Bradley, et al. v. Franklin Collection Service, Inc., No. 13-12276 (11th Cir. 2014)

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Justia Opinion Summary

After appellants failed to pay their medical debts, Urology and UAB West referred the accounts to Franklin Collection Service and added to appellants' accounts a charge for collection fees. The court held that Franklin violated the Fair Debt Collection Practices Act (FDCPA), 15 U.S.C. 1692-1692p, when it collected from appellants a debt that included a 33-and-1/3% "collection fee" when appellants only agreed to pay the actual costs of collection. Accordingly, the court reversed the district court's grant of summary judgment in favor of Franklin on appellants claims under section 1692f of the FDCPA. The court affirmed the remaining federal and state law claims.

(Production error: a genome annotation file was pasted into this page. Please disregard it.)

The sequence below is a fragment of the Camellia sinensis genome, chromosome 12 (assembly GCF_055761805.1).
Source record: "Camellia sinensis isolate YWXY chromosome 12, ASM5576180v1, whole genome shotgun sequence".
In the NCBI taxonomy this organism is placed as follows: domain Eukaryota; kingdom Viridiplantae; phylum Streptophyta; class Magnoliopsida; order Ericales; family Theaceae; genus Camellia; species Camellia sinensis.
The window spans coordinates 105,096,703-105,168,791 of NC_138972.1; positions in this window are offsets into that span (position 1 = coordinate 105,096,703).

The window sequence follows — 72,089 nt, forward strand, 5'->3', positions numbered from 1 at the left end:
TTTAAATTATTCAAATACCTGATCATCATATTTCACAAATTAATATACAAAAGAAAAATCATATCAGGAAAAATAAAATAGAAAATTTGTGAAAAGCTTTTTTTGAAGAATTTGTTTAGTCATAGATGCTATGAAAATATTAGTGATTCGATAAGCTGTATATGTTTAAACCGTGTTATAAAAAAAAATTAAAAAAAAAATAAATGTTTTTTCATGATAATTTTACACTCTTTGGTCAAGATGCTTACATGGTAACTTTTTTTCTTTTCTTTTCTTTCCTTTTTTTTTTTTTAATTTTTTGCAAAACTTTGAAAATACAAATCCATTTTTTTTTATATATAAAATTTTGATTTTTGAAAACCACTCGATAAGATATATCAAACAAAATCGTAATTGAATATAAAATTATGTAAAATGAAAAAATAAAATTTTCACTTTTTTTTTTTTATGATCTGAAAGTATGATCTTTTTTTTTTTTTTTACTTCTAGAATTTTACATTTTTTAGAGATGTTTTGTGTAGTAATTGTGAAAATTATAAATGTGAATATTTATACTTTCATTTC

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Case: 13-12276 Date Filed: 01/02/2014 Page: 1 of 9 [PUBLISH] IN THE UNITED STATES COURT OF APPEALS FOR THE ELEVENTH CIRCUIT ________________________ No. 13-12276 Non-Argument Calendar ________________________ D.C. Docket No. 5:10-cv-01537-AKK MELVIN BRADLEY, Plaintiff, DIANNE RODEN BRADLEY, as executrix for the Estate of Melvin Bradley, KEVIN A. CALMA, individually and on behalf of all others similarly situated, Plaintiffs - Appellants, versus FRANKLIN COLLECTION SERVICE, INC., Defendant - Appellee. ________________________ Appeal from the United States District Court for the Northern District of Alabama ________________________ (January 2, 2014) Case: 13-12276 Date Filed: 01/02/2014 Page: 2 of 9 Before HULL, MARCUS and WILSON, Circuit Judges. PER CURIAM: Appellants Melvin Bradley and Kevin Calma (collectively Appellants ) incurred medical debts at North Alabama Urology, P.C. (Urology) and University of Alabama at Birmingham Health System West (UAB West), respectively. Because Appellants failed to pay their debts, Urology and UAB West referred the accounts to appellee Franklin Collection Service, Inc. (Franklin). As part of the referral, Urology and UAB West added to Appellants accounts a charge for collection fees. It is this charge that prompted Appellants to file suit against Franklin, alleging violations of Alabama state law, the Fair Debt Collection Practices Act (FDCPA), 15 U.S.C. §1692 1692p, and the Racketeer Influenced and Corrupt Organizations Act (RICO), 18 U.S.C. §§ 1961 1968. 1 Both parties moved for summary judgment. The district court denied Appellants motion on all claims except for Calma s unjust enrichment claim and granted Franklin s motion. After the district court s ruling, Appellants filed a motion to dismiss with prejudice Calma s unjust enrichment claim. Their motion was granted, and the case was dismissed with prejudice. Appellants now appeal the district court s decision to 1 Based on the district court s order and the parties briefing on appeal, it appears that only Bradley appeals his claims under the FDCPA and state law. 2 Case: 13-12276 Date Filed: 01/02/2014 Page: 3 of 9 grant Franklin s motion for summary judgment. 2 For the reasons that follow, we reverse the district court s decision granting summary judgment in favor of Franklin on Bradley s claim under 15 U.S.C. § 1692f of the FDCPA. We affirm the district court s decision granting Franklin s motion for summary judgment on all remaining claims raised in this appeal.3 We review a district court s summary judgment decision de novo, applying the same legal standards as those that governed the district court. Capone v. Aetna Life Ins. Co., 592 F.3d 1189, 1194 (11th Cir. 2010). Summary judgment is appropriate where there is no genuine dispute as to any material fact and the movant is entitled to judgment as a matter of law. Fed. R. Civ. P. 56(a). We construe the facts and draw all reasonable inferences in favor of the non-moving party. Walters v. Am. Coach Lines of Miami, Inc., 575 F.3d 1221, 1226 (11th Cir. 2009) (per curiam). We therefore state the facts in the light most favorable to the Appellants, the non-moving party. 2 In a footnote, Franklin notes that Appellants also appeal the district court s order denying their motion for class certification. However, class certification is never mentioned in Appellants briefing. Because Appellants did not brief the issue, we consider it waived. See Access Now, Inc. v. Sw. Airlines Co., 385 F.3d 1324, 1330 (11th Cir. 2004) (holding that a legal claim or argument that has not been briefed before the court is deemed abandoned and its merits will not be addressed ). 3 Because we find Appellants remaining FDCPA claims, RICO claims, and claims under state law unavailing, we affirm those claims based on the thorough and well-reasoned order of the district court entered on March 28, 2013. 3 Case: 13-12276 Date Filed: 01/02/2014 Page: 4 of 9 I. BACKGROUND A. UAB West UAB West is a healthcare institution operating under the control of the University of Alabama at Birmingham Health System (UAB). UAB manages healthcare delivery and billing for its hospitals, including UAB West. UAB and UAB West contracted with Franklin to collect unpaid medical bills. UAB West s agreement with Franklin involved adding a 30% collection fee to all accounts UAB West referred for collection. The agreement also gave Franklin the right to pursue collection lawsuits on UAB s behalf. In 2007, Appellant Calma incurred a $735 bill when he took his daughter to UAB West for treatment. Calma failed to pay his bill. In response, UAB West sent him three separate statements, warning that, pursuant to their agreement, if Calma failed to pay, UAB West would send his account to a collection agency. The agreement Calma signed with UAB West stated, in part, I agree that if this account is not paid when due, and the hospital should retain an attorney or collection agency for collection, I agree to pay all costs of collection including reasonable interest, reasonable attorney s fees (even if suit is filed) and reasonable collection agency fees. 4 Calma never paid UAB West. According to its debt 4 Unlike Bradley, Calma did not appeal Franklin s collection fee based on a violation of 15 U.S.C. § 1692f. And, unlike Bradley s agreement, Calma s agreement explicitly provided that Calma agreed to pay reasonable collection agency fees. 4 Case: 13-12276 Date Filed: 01/02/2014 Page: 5 of 9 collection policy, UAB added a 30% collection fee to his account and referred his account to Franklin for collection. With the 30% added collection fee, Calma owed UAB West $922.25. B. Urology Urology is a healthcare provider that also uses Franklin to collect unpaid medical bills. The collection contract between Urology and Franklin stated that Urology would add 33-and-1/3% to a debt prior to transferring the account to Franklin. The contract also stipulated that Franklin was entitled to 30% of the total collected from each debt. Critically, Bradley was not a party to this agreement. In 2009, Appellant Bradley received medical treatment from Urology and incurred a bill for $861.96. Like Calma, Bradley also signed a patient agreement, which stated: In the event of non-payment . . . I agree to pay all costs of collection, including a reasonable attorney s fee . . . . Also like Calma, Bradley failed to pay his medical bill. As a result, Urology added a $293.06 collection fee to Bradley s balance. Urology then sent his account to Franklin for collection. Bradley s new balance due to Urology was $1,155.02. To avoid being sued, Bradley paid the $1,155.02 and reserved his right to recover overcharges. II. DISCUSSION In enacting the FDCPA, Congress sought to eliminate abusive debt collection practices by debt collectors, to insure that those debt collectors who 5 Case: 13-12276 Date Filed: 01/02/2014 Page: 6 of 9 refrain from using abusive debt collection practices are not competitively disadvantaged, and to promote consistent State action to protect consumers against debt collection abuses. 15 U.S.C. § 1692(e). The FDCPA prohibits debt collectors from using any false, deceptive, or misleading representation or means in connection with the collection of any debt as well as the use of unfair or unconscionable means of collection. 15 U.S.C. §§ 1692e, 1692f. Here, the sole issue is Bradley s claim under § 1692f. We affirm the district court on all other issues raised in this appeal. Section 1692f prohibits unfair or unconscionable means of collection. Subsection (1) of this section specifically prohibits collection of any amount (including any interest, fee, charge, or expense incidental to the principal obligation) unless such amount is expressly authorized by the agreement creating the debt or permitted by law. 15 U.S.C. § 1692f(1). Bradley argues that the collection fee he paid violates this section of the FDCPA because the fee was really liquidated damages rather than the actual cost of collection. We agree. While the Eleventh Circuit has not previously addressed this issue, we find the Eighth Circuit s reasoning in Kojetin v. CU Recovery, Inc., 212 F.3d 1318, 1318 (8th Cir. 2000) (per curiam), to be persuasive. There, the Eighth Circuit held that the debt collector violated the FDCPA when it charged the debtor a collection fee based on a percentage of the principal balance of the debt due rather than the 6 Case: 13-12276 Date Filed: 01/02/2014 Page: 7 of 9 actual cost of collection. Id. That is what happened here. When Bradley signed Urology s patient registration form, he only agreed to pay all costs of collection. That is, Bradley agreed to pay the actual costs of collection; his contractual agreement with Urology did not require him to pay a collection agency s percentage-based fee where that fee did not correlate to the costs of collection. Before Urology handed over Bradley s delinquent account to Franklin, it added a 33-and-1/3% collection fee. Franklin failed to direct this Court to any evidence that the 33-and-1/3% collection fee which was assessed before Franklin attempted to collect the balance due bears any correlation to the actual cost of Franklin s collection effort. As such, the 33-and-1/3% fee breaches the agreement between Bradley and Urology, since, contractually, Bradley was only obligated to pay the costs of collection. See id. Urology and Franklin cannot alter Bradley s obligations by the terms of their subsequent agreement. Because there was no express agreement between Urology and Bradley allowing for collection of the 33-and-1/3% fee, that fee violates the FDCPA. See 15 U.S.C. § 1692(e); see also Kojetin, 212 F.3d at 1318. This is not to say that Bradley and Urology could not have formed an agreement allowing for the collection of the percentage-based fee. It is the nature of the agreement between Bradly and Urology, not simply the amount of the fee that is important here. For example, Plaintiff Calma agreed to pay, inter alia, 7 Case: 13-12276 Date Filed: 01/02/2014 Page: 8 of 9 reasonable collection agency fees. And, based on this contractual language, Calma declined to argue on appeal that the agreement that he had with UAB West did not cover Franklin s percentage-based collection fee. Courts examining other contractual language have also suggested that a percentage-based fee can be appropriate if the contracting parties agreed to it. For example, the Seventh Circuit suggested that the following contractual provision may allow the imposition of a percentage-based collection fee when a delinquent account was referred to a third-party collection agency: You agree to reimburse us the fees of any collection agency, which may be based on a percentage at a maximum of 33% of the debt, and all costs and expenses, including reasonable attorneys fees, we incur in such collection efforts. See Seeger v. AFNI, Inc., 548 F.3d 1107, 1110, 1113 (7th Cir. 2008); see also Boatley v. Diem Corp., No. CIV. 03-0762-PHX-SMM, 2004 WL 5315892, *5-6 (D. Ariz. Mar. 24, 2004). But, Bradley s contract with Urology was not like Calma s contract with UAB West or the contracts from these other cases. Under the contract at issue here, Bradley agreed to pay the actual costs of collection; he did not agree to pay a percentage above the amount of his outstanding debt that was unrelated to the actual costs to collect that debt. Franklin argues that Kojetin is distinguishable because it holds that a violation of the FDCPA only occurs where the debt collector charges a percentage8 Case: 13-12276 Date Filed: 01/02/2014 Page: 9 of 9 based fee not supported by the language of the underlying agreement. But that is exactly what we have here. As explained above, the agreement creating the debt the patient agreement between Urology and Bradley only allows a charge for costs of collection. See id. Nowhere on the form does Bradley agree to a collection fee that is not tied to the actual costs of collection, let alone the 33-and1/3% collection fee he was ultimately assessed. We therefore hold that Franklin violated the FDCPA when it collected from Bradley a debt that included a 33-and-1/3% collection fee when Bradley only agreed to pay the actual costs of collection. Accordingly, we reverse the district court s decision granting summary judgment in favor of Franklin on Bradley s claim under § 1692f of the FDCPA. We affirm the district court s decision granting summary judgment on Appellants RICO claims, remaining FDCPA claims, and state law claims. AFFIRMED IN PART, REVERSED IN PART. 9